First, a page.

The Governor of Adamawa State, Bala Ngilari, Tuesday, urged the Independent National Electoral Commission, INEC, to postpone elections in his state to April, citing security concerns.
Mr. Ngilari spoke in Abuja on Tuesday at a workshop on “Internally Displaced Persons and the 2015 General Elections”, organised by INEC.
Presenting his case, the governor said that at least seven Local Government Areas of Adamawa State were currently under the occupation of the Boko Haram sect.
He said, “In Adamawa, I can truly tell you that seven local government areas are under siege. The supposed peace we have is just the peace of the graveyard. To say that the security situation in these local governments are sufficiently stabilised so that we can have these elections on the February 14, 2014, to my mind is fierce.”
His plea was, however, received with jeers and shouts of “no” “no” by those who attended the workshop, which was also attended by the INEC Chairman, Attahiru Jega.
Although Mr. Jega said he had no such powers to grant the request, insisting that only security agencies could, the governor remained adamant in his request and the jeers continued. The INEC Chairman then appealed to other attendees to allow the Adamawa Governor make his point.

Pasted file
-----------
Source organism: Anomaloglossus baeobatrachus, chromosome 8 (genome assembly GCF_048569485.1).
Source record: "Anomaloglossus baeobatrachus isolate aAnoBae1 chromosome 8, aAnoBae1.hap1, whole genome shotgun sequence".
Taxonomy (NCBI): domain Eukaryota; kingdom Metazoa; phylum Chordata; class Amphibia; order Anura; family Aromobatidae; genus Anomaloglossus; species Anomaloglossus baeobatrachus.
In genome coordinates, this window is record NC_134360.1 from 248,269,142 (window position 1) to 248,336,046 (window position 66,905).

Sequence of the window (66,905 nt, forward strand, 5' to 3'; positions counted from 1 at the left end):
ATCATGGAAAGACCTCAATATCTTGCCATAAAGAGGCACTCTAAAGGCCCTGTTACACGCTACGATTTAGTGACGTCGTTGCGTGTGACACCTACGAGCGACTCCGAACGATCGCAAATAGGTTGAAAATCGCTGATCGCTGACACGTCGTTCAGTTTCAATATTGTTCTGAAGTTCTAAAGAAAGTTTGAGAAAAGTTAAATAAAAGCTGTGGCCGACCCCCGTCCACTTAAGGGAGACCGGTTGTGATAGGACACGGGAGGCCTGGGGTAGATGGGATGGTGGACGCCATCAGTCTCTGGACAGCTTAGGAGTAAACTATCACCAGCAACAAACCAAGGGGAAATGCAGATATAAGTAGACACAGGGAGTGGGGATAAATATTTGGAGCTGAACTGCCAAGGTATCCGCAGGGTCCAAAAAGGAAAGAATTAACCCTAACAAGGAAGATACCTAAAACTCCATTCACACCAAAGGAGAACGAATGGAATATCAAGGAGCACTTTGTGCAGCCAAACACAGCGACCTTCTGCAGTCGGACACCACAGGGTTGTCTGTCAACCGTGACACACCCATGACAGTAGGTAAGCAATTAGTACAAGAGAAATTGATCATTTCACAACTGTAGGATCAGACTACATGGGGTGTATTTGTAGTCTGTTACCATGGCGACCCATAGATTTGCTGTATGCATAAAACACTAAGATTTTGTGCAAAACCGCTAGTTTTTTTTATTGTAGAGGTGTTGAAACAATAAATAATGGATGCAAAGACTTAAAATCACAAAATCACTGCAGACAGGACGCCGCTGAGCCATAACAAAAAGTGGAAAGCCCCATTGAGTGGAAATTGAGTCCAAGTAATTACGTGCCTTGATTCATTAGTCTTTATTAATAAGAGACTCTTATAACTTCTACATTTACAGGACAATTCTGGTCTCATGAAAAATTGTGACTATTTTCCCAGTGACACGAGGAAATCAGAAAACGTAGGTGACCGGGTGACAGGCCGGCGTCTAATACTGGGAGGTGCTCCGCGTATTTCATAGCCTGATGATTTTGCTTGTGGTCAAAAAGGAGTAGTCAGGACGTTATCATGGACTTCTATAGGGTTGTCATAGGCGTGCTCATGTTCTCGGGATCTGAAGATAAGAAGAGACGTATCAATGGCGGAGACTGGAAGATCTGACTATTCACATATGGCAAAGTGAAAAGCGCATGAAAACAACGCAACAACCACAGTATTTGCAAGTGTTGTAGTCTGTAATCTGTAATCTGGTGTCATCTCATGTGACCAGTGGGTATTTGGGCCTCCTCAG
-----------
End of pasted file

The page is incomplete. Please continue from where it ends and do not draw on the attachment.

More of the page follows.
After calm was regained, Mr. Ngilari continued: “That is my position. Anybody is entitled to his views; that is our position. I am the chief security officer. Even as I speak now, this morning Mr. Chairman, there was an attack on Uba on the Borno side which directly affects us in Adamawa.
“Before last Saturday, this situation could be said to have been stabilized until this attack was unleashed on Gombi Local Government. With that attack which completely reverberates across these seven local governments, of course, people would first and foremost be concerned about their dear lives.
“For the first time and about the same time, there was an attack on Biu which has never happened before. Experience has shown that they will go back and regroup and you can never predict when and where they would attack again.”
While praying against terrorist attacks, he reminded the audience that the most critical time for the insurgents to inflict their harm might be during elections.
Interactions with those in IDPs camps, Mr. Ngilari maintained, showed that their primary concern was not even elections, adding that politicians had not even gone to the IDPs to canvass for votes.